10.  Don’t be an easy target.  Don’t let jokes easily push your buttons.  Be “hard to offend.”  Don’t try to speculate on the intention of the person who created the humor.  That doesn’t mean that you have to think that everything is funny.  Rather, you should avoid giving your “emotional remote control” to someone else.  View something from a level emotional state.  It will empower you to effectively respond to the humor should a response be necessary.  Coming from an emotional state disempowers you and reduces your effectiveness and your ability to influence others.  Keep your power.

11.  Be Challenged.  Don’t take the simple road to humor by doing the easy jokes based on sex, body parts and negative stereotypes.  Create humor that takes thought and creativity.  It’s more challenging.  It’s more funny.  It’s less offensive.

12.  Walk A Mile.  Step into the shoes of someone different from you.  Be sensitive.  Build links, relationships and bonds.  Use humor to grow our collective family and not tear it down.  Let your positive humor shed light.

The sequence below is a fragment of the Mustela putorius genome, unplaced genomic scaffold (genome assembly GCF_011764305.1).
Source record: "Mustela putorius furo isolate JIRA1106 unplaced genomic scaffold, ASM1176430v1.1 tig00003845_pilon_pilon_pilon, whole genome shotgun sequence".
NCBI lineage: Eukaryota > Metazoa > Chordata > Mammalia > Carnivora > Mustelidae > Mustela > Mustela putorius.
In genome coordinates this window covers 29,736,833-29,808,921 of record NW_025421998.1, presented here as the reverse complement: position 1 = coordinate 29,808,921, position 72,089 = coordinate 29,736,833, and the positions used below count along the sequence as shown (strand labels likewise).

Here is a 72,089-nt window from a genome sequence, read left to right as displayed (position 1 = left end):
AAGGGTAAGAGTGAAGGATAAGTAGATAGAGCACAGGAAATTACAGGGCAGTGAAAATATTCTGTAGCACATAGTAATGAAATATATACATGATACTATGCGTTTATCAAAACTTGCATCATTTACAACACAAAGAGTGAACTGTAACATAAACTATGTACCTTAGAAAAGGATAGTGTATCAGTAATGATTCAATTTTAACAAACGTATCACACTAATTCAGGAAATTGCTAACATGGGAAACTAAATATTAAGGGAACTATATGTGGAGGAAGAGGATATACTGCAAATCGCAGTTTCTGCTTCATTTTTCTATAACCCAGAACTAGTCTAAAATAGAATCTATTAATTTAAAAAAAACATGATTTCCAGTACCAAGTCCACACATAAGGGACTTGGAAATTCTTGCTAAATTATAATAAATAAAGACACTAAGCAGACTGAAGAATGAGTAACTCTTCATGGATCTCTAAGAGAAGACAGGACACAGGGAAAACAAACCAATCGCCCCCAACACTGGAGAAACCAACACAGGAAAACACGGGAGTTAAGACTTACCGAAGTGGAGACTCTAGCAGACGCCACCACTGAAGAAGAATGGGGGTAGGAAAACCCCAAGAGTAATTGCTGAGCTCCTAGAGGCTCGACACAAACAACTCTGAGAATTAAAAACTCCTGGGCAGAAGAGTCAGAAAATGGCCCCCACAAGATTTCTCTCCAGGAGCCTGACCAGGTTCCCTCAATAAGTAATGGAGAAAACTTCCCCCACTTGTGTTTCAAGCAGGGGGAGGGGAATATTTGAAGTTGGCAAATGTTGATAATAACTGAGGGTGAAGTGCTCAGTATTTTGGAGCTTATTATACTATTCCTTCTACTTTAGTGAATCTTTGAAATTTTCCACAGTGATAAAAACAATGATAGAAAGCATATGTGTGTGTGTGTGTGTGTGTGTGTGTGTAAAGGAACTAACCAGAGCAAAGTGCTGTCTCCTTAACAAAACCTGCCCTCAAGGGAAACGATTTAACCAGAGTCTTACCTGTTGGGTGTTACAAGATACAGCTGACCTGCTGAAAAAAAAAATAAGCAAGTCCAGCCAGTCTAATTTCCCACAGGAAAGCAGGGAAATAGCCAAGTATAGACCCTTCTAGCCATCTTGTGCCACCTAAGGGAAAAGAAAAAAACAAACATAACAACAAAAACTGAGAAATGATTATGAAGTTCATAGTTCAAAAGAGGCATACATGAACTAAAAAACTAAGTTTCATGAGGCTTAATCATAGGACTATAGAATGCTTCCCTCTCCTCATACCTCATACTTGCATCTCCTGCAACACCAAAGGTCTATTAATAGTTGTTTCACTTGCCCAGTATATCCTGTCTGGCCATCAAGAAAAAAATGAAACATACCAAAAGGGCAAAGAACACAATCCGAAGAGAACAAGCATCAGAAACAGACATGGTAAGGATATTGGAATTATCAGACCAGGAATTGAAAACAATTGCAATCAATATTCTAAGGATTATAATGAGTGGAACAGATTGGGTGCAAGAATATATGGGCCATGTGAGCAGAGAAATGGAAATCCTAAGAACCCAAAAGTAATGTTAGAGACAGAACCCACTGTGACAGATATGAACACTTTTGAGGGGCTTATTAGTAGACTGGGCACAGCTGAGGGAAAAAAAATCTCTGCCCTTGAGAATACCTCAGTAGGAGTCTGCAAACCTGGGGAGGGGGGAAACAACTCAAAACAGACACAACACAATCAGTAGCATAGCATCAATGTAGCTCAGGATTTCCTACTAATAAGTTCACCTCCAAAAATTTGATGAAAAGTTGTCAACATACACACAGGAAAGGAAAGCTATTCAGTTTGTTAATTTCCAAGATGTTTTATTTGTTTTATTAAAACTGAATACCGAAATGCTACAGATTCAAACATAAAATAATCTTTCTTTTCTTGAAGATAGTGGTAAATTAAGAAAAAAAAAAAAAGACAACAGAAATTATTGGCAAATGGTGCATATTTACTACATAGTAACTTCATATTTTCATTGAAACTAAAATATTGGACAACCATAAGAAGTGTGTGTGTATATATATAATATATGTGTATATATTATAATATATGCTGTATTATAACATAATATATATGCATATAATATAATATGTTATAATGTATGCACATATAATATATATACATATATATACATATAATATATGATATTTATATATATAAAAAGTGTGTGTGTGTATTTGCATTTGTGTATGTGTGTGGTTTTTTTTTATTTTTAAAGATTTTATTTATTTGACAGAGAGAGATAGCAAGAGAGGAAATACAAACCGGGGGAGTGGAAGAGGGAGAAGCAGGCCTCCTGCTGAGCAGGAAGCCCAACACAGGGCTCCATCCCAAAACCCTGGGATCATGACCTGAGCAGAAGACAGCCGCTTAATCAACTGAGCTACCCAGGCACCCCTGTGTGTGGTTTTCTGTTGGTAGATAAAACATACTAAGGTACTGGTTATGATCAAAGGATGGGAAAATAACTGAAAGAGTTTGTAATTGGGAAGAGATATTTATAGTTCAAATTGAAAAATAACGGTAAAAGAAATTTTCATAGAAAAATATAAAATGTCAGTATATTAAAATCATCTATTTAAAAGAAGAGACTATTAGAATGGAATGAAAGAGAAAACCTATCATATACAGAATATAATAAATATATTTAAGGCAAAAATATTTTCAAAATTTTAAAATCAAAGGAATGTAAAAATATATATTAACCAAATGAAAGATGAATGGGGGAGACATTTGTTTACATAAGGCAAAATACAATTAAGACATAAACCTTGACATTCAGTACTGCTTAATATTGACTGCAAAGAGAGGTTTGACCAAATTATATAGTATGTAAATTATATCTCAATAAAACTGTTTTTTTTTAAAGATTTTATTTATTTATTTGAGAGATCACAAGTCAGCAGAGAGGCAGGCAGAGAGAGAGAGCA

Public Speaking Skills — Reacting To Your Audience

Saturday, July 22nd, 2006

When you speak or perform, some audiences will seem better than others.  And although the quality of audiences do vary, in reality it’s not always the audience.  YOU will be better on some days than on other days…causing the audiences to react differently.  And apart from the qualities of the audience and your personal energy level, sometimes the difference is how you REACT to the audience.  Your reaction affects your performance.  Your performance then affects their reaction to you.  As a result of bad assumptions on your part, you could be setting up a negative cycle for a very bad performance.

My improv troupes have performed many public shows during the past ten years.  Three of them stand out as not being tops.  Normally we would measure the quality of a performance by the audience reaction.  When you leave the performance disappointed with the response of the audience, you feel that the program was a failure.

Most of the comments in this article are based on the assumption that most of your programs are great, and that occasionally you have one of those programs that just don’t measure up.  If nearly everytime you speak or perform you find yourself in front of a bad audience…the problem is probably NOT the audience.  Tape your program and spend time critiquing your performance, your content and your delivery.